Yeah, sorry. I called it pedestrian as a joke with myself because someone once told me to do that at cocktail parties to politely dismiss works of art. Anyway, Koons is sharp because I think I get exactly the feelings he wants me too when I look at these hellish puppies. That big cute beast would make me consider moving from any town. That picture of him with the little one has me thrashing with revulsion and cuteness going all mad inside me.

"I hope Puppy communicates love, warmth, and happiness to everyone."- Jeff Koons

Where does this criticism bring us though? It does tickle me a little. Imagine driving down your thoroughfare and seeing that hulking puppy. Ha!
posted by mblandi at 3:04 PM on May 16, 2001


jeff koons is to be commended for making art that shocks, and enrages people. this is one purpose of art. calder's mobiles mystefied people and critics in his heyday

Whatever. If I had to see a giant statue of Michael Jackson (and his monkey) as much as Grand Rapids residents have seen La Grande Vitesse (or whatever - generally called "the Calder"), I think I'd move.

But anyway. I don't think anyone's shocked or outraged by this. It's more sort of an "oh no, some more stupid crap someone paid a lot of money for" which serves no purpose except to further alienate people from art. We're laughing at it, and that's what the populace would do, and say "that silly modern art."

If you're going to shock people, shock people. Make art glorifying the KKK or Hitler or one of the few people who can still make people outraged, not someone's who's long been a joke on Saturday Night Live... though it still raises the question of "why?" because just making people hate you doesn't take an artist, or we'd be giving grants to every troll who ever populated usenet.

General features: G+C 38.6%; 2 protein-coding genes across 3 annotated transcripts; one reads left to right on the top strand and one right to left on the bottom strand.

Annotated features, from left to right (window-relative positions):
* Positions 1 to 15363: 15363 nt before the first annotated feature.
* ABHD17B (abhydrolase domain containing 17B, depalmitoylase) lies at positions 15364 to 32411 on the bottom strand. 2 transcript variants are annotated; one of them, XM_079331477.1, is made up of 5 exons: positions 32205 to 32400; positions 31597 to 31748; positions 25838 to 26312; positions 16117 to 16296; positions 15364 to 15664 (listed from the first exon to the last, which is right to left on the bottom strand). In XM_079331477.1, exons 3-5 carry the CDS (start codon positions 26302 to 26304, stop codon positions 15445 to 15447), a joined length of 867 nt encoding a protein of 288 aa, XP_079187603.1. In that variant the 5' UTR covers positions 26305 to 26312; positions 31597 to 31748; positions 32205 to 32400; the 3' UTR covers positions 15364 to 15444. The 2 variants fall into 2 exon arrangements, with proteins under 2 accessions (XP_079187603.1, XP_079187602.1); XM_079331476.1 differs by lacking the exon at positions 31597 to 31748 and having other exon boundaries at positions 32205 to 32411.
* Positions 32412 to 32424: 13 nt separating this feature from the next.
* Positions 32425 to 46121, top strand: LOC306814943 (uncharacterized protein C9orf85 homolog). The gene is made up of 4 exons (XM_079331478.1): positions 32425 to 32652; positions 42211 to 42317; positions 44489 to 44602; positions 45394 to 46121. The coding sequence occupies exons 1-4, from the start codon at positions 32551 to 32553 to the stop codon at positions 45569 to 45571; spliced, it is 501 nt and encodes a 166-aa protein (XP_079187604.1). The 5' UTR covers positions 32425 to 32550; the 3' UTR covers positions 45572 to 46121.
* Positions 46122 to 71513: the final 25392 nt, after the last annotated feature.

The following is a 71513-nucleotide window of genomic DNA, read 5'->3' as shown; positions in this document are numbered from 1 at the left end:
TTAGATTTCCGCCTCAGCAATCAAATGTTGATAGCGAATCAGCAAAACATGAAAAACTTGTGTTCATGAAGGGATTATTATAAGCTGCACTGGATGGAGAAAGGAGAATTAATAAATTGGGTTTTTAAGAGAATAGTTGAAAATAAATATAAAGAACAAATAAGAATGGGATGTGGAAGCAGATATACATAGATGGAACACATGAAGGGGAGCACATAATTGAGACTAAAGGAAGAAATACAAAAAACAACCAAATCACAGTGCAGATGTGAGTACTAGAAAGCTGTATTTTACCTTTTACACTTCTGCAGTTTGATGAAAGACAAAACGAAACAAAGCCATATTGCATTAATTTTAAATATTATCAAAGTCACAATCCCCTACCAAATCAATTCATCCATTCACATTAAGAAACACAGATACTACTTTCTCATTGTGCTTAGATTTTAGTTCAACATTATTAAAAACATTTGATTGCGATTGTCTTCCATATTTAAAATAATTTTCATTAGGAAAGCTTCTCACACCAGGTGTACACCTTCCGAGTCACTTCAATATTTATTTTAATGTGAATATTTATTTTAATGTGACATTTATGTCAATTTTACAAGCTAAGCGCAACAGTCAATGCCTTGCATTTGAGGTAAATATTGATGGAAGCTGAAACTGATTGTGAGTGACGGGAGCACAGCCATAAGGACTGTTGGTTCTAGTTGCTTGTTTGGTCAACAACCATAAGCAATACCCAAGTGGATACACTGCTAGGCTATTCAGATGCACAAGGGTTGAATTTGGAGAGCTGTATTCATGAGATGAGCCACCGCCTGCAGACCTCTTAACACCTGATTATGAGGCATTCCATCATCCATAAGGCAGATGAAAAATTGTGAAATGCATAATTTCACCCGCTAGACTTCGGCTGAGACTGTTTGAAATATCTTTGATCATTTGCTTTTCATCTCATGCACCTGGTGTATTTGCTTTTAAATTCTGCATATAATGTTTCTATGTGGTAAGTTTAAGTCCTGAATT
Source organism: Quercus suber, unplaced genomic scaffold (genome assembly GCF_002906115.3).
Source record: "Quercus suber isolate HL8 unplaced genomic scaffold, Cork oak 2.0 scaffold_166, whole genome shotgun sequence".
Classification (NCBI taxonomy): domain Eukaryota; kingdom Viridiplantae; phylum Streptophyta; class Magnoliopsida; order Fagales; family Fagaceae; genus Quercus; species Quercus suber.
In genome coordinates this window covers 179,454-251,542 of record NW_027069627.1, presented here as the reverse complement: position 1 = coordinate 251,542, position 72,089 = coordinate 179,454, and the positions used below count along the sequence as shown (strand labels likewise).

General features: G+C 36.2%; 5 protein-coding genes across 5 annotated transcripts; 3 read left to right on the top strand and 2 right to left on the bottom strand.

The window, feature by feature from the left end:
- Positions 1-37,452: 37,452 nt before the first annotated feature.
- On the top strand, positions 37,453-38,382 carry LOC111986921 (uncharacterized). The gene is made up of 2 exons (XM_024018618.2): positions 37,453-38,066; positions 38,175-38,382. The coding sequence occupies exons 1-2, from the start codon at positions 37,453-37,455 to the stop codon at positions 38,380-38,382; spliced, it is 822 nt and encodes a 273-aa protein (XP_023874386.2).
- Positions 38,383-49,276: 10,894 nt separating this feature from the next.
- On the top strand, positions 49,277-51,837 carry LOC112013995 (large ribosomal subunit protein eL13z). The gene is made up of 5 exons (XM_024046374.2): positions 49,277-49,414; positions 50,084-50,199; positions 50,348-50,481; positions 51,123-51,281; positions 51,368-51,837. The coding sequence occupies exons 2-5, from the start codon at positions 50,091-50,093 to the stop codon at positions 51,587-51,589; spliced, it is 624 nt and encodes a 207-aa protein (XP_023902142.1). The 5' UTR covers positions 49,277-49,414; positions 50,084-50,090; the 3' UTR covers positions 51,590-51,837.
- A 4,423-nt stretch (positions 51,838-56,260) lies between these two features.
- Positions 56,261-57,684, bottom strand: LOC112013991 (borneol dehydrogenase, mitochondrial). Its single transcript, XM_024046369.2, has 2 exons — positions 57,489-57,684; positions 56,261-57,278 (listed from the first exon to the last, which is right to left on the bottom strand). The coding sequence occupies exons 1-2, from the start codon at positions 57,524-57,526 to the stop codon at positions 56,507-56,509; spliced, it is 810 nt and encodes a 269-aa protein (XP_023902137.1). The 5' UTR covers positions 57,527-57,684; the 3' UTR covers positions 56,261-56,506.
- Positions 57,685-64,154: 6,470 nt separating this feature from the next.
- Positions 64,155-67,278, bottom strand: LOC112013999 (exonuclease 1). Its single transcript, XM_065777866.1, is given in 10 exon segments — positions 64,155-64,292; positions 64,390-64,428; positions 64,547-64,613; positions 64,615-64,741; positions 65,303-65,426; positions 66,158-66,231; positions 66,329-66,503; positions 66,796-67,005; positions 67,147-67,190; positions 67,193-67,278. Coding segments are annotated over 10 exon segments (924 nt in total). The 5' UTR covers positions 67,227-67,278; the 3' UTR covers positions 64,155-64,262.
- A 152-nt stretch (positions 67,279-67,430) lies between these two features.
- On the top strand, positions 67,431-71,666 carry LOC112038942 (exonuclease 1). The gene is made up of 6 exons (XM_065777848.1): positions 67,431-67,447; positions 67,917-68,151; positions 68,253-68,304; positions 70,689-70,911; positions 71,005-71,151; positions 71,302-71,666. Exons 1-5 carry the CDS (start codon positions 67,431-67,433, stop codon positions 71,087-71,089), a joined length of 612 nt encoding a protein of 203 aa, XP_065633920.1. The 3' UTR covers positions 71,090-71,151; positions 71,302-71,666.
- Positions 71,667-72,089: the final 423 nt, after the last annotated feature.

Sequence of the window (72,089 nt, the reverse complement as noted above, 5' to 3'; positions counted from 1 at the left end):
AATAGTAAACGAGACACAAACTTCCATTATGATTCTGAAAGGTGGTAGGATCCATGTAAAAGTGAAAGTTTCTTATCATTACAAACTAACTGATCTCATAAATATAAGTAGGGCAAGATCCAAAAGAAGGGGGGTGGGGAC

posted by dagnyscott at 4:01 PM on May 16, 2001


re: michaelangelo, calder vs. koons. consider you had never heard of or seen pictures of either david or michael and bubbles or any mobile. you come home one day and your significant other has just purchased, to put in the backyard, because s/he thinks it's clever, michael and bubbles. you see it for the first time. it's bizarre. it's disconcerting and almost beautiful... well it's certainly pretty... and perhaps sick as well.

ok, let's say you came home and s/he purchased david (no mention of price. let's say she paid $1000 cash to a thief). what do you think of it? oh wow, some old statue. interesting. definitely beautiful. the more you look at it, the more you realize it's quite well done.

and the calder? (i have no idea; i'm not at all a fan, someone else do this part).

the first point is: people are conflating two rather simplistic arguments, that it sucks that koons' work is adjudged millions, and that koons' work is art at all. if you clear your mind of the anger about the pricetag, i think you will see it is art.

we aren't taught from a very young age about duchamp's readymades - we have grown up in a world changed by his theatre of the absurd brought to life, it's probably one of the most powerful memes of the last century; we can't imagine a world without duchamp, where you came home and s/he had purchased a urinal from a thief and set it up in the backyard, and you could imagine it for what it is, just a urinal. when people say, red in the face, "it's just a urinal, people!!!" they are being disingenuous. they aren't trying to convince others what they already know - that it isn't art - they're trying to reclaim it, to unmake it, to reverse duchamp's act, which is impossible at least for a long time, possibly forever. because it is art.

i'd like to know why people who fume about the high price koons and duchamp and warhol fetch don't get angry about people who pay high prices for other collector's objects, such as stamps, memoribilia, designer clothes, etc. is it because they think people talk about art as if it was the deepest thing on the planet? it can't be, because few bother to talk of it that way. why do talentless actors get huge salaries? because some people like them, i guess; why do people like them? dunno, because they're pretty in a unique way or one can see oneself in them? or could it be that the millions that brendan fraser gets is not because vox populi has made itself heard, but because of quirks of the market, quirks of the media and its buzz feedback loops, because of the whims of executives who make films and run the media... exact same deal in the art world...

so say if you want, that koons is brendan fraser of the art world and calder is like cary grant or something. then douglas coupland will wink and say, but i love brendan fraser, because he's so talentless, but in a good way, unlike say, pauly shore, and you just don't get it.

question: what's the equivalent in the music world to koons?
posted by mitchel at 1:00 AM on May 17, 2001